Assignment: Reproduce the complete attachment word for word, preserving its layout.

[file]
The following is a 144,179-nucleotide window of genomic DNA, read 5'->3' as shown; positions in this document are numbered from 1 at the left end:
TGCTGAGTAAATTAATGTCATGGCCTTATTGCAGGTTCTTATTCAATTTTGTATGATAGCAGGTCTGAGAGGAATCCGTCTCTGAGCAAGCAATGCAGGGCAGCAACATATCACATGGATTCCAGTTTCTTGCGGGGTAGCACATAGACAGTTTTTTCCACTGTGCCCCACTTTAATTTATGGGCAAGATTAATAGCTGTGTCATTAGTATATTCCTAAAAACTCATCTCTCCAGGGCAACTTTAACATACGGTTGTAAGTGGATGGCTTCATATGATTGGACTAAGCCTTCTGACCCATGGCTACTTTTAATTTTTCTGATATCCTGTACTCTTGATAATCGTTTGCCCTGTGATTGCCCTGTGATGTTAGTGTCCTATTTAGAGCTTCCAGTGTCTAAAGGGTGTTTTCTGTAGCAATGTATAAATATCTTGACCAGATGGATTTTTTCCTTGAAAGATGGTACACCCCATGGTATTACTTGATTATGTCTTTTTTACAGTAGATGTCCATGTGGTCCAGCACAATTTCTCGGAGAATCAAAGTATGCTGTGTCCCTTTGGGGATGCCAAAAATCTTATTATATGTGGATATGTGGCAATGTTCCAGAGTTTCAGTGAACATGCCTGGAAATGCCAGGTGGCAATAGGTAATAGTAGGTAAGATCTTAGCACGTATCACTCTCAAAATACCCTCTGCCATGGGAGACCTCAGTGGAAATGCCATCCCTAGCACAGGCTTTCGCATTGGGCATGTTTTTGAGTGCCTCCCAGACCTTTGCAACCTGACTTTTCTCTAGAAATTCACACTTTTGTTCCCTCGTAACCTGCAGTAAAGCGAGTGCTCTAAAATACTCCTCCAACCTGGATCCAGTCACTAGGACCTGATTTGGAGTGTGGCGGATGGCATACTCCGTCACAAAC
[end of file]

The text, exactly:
The following is a 144,179-nucleotide window of genomic DNA, read 5'->3' as shown; positions in this document are numbered from 1 at the left end:
TGCTGAGTAAATTAATGTCATGGCCTTATTGCAGGTTCTTATTCAATTTTGTATGATAGCAGGTCTGAGAGGAATCCGTCTCTGAGCAAGCAATGCAGGGCAGCAACATATCACATGGATTCCAGTTTCTTGCGGGGTAGCACATAGACAGTTTTTTCCACTGTGCCCCACTTTAATTTATGGGCAAGATTAATAGCTGTGTCATTAGTATATTCCTAAAAACTCATCTCTCCAGGGCAACTTTAACATACGGTTGTAAGTGGATGGCTTCATATGATTGGACTAAGCCTTCTGACCCATGGCTACTTTTAATTTTTCTGATATCCTGTACTCTTGATAATCGTTTGCCCTGTGATTGCCCTGTGATGTTAGTGTCCTATTTAGAGCTTCCAGTGTCTAAAGGGTGTTTTCTGTAGCAATGTATAAATATCTTGACCAGATGGATTTTTTCCTTGAAAGATGGTACACCCCATGGTATTACTTGATTATGTCTTTTTTACAGTAGATGTCCATGTGGTCCAGCACAATTTCTCGGAGAATCAAAGTATGCTGTGTCCCTTTGGGGATGCCAAAAATCTTATTATATGTGGATATGTGGCAATGTTCCAGAGTTTCAGTGAACATGCCTGGAAATGCCAGGTGGCAATAGGTAATAGTAGGTAAGATCTTAGCACGTATCACTCTCAAAATACCCTCTGCCATGGGAGACCTCAGTGGAAATGCCATCCCTAGCACAGGCTTTCGCATTGGGCATGTTTTTGAGTGCCTCCCAGACCTTTGCAACCTGACTTTTCTCTAGAAATTCACACTTTTGTTCCCTCGTAACCTGCAGTAAAGCGAGTGCTCTAAAATACTCCTCCAACCTGGATCCAGTCACTAGGACCTGATTTGGAGTGTGGCGGATGGCATACTCCGTCACAAAC